Synovium was obtained before and after treatment from 8 patients with PsA who were beginning MTX therapy. Their mean ± SD disease duration was 13.7 ± 8.8 months (median 15 months), with a mean ± SD followup 11 ± 2.4 months (median 11.5 months). The mean ± SD dosage of MTX was 14.1 ± 3.8 mg/week (median 15). These patients were not taking prednisolone or other DMARDs.
Significant reductions in the Ritchie Articular Index, the swollen joint count, and the DAS were noted following treatment with MTX (Table 3). Before treatment, MRP8, MRP14, and MRP8/MRP14 expression was increased in PsA synovium, with predominant expression in perivascular cellular infiltrates in the SLL (Figure 2). These infiltrates consisted of mononuclear and polymorphonuclear cells, usually in association with positive endothelial cell staining. MRP8, MRP14, and MRP8/MRP14 expression in the synovial SLL decreased significantly following treatment with MTX. After treatment, minimal residual MRP expression was observed in cells within the lumen of blood vessels and, to a lesser degree, within the SLL. Perivascular expression of MRPs was markedly reduced following treatment, with only occasional vessels demonstrating MRP staining in the SLL. Expression of MRP antigens in the LL was less intense than that in the sublining, and MRP8/MRP14 expression in the LL was reduced by MTX treatment.
Table 3. Clinical details and immunohistochemical analysis of MRP8, MRP14, and MRP8/MRP14 expression in synovial membrane samples from 8 patients with psoriatic arthritis before and after methotrexate treatment*
Values are the mean ± SD (median). Synovial membrane findings were scored semiquantitatively on a scale of 0–5, where 0 = <1% positive cells, 1 = 1–10%, 2 = 11–25%, 3 = 26–50%, 4 = 51–75%, 5 = 76–100%. P values were determined by Mann-Whitney U test. MRP = myeloid-related protein; ESR = erythrocyte sedimentation rate; CRP = C-reactive protein; DAS = Disease Activity Score.
Ritchie Articular Index
7.3 ± 6.4 (5)
0.9 ± 0.8 (1)
Swollen joint count
7.4 ± 5.1 (7.5)
1.6 ± 2 (1)
37 ± 47 (19)
8 ± 10 (4)
49.5 ± 66.7 (22.6)
5.4 ± 8.1 (1.5)
3.0 ± 1.2 (2.9)
1.2 ± 0.4 (1.1)
Synovial membrane analysis
0.1 ± 0.1 (0)
0.04 ± 0.1 (0)
1.4 ± 0.7 (1.8)
0.6 ± 0.5 (0.3)
0.1 ± 0.2 (0)
0.0 ± 0.0 (0)
2.3 ± 0.9 (2.5)
0.7 ± 0.2 (0.5)
0.5 ± 0.4 (0.5)
0.1 ± 0.2 (0)
2.3 ± 0.9 (2.5)
0.7 ± 0.8 (0.5)
In acute inflammation, MRP8, MRP14, and the noncovalently associated heterodimer MRP8/MRP14 are expressed by infiltrating granulocytes and monocytes (12). Expression of MRP antigens is also associated with increased inflammatory activation of monocytes (16) and has been reported to be present in both infiltrating (19) and resident (21) cells in the synovium. In this study, MRP8, MRP14, and MRP8/MRP14 were present in increased amounts in the synovial membrane of patients with PsA, RA, and SpA. Expression was most marked in infiltrating cells in the SLL, with a lesser degree of expression in cells in the LL, suggesting a role of MRP in facilitating the transmigration of circulating cells into the synovium.
Despite previous findings of greater macrophage infiltration in RA than in PsA synovium (5), we found that the expression of MRP antigens was significantly greater in PsA synovium. This difference may be due to increased neutrophil infiltration of the synovial SLL in PsA. MRP antigen expression in the PsA SLL occurred in a distinct pattern in perivascular cellular infiltrates, and in addition to leukocytes, endothelial cells demonstrated positive staining for MRP8 and MRP14. This may result from secretion of MRP antigens by leukocytes during endothelial transmigration (18, 19) or from transient binding of leukocyte-secreted MRP antigen to the surface of activated endothelium (38). Alternatively, the perivascular MRP expression may be directly related to synovial hypervascularity (5) or to the distinctive synovial macrovascular changes reported in PsA (39). The pattern of MRP expression in PsA synovium contrasted with that in RA synovium (21), and the perivascular pattern of MRP expression in PsA may be further evidence of an activated and phenotypically distinct synovial vasculature.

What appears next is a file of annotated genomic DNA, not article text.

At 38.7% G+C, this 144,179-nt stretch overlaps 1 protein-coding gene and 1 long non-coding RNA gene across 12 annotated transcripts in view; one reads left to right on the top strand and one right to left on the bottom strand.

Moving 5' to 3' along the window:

Lining layer expression of MRP antigens occurred to a lesser degree than SLL expression and was similar in PsA, RA, and SpA patients. It has been proposed that LL cells expressing MRP represent a distinct activated macrophage population that is involved in the development of bony erosions at the CPJ in RA (21). We found that there was a nonsignificant trend toward elevated MRP expression in the LL at the CPJ in both PsA and RA. Since a fully quantitative scoring system was not used, a small but significant difference may not have been detected. However, it is important to note that similar degrees of LL MRP expression were found at non-CPJ sites in another study of RA synovium (40).
Our hypothesis that alterations in MRP expression may explain the differences in the pattern and extent of bony damage in PsA and RA was not supported by a simple quantitative difference in MRP expression in the LL at the CPJ. Evidence that monocyte trafficking in the SLL leads to macrophage accumulation in the LL is well established (1). However, it is important to note that the significantly greater degree of MRP expression in the SLL of PsA tissues did not result in a significantly higher MRP expression in the LL. This suggests that despite higher myelomonocytic infiltration in perivascular areas in the SLL of PsA synovium, there is a lesser degree of subsequent trafficking of these cells to the LL than occurs in RA synovium. The differences in myelomonocytic cell trafficking to the LL in PsA and RA synovium would provide an explanation for the thinner lining layer observed in PsA (5) and may be an important mechanism in producing the subsequent distinct differences in bony damage.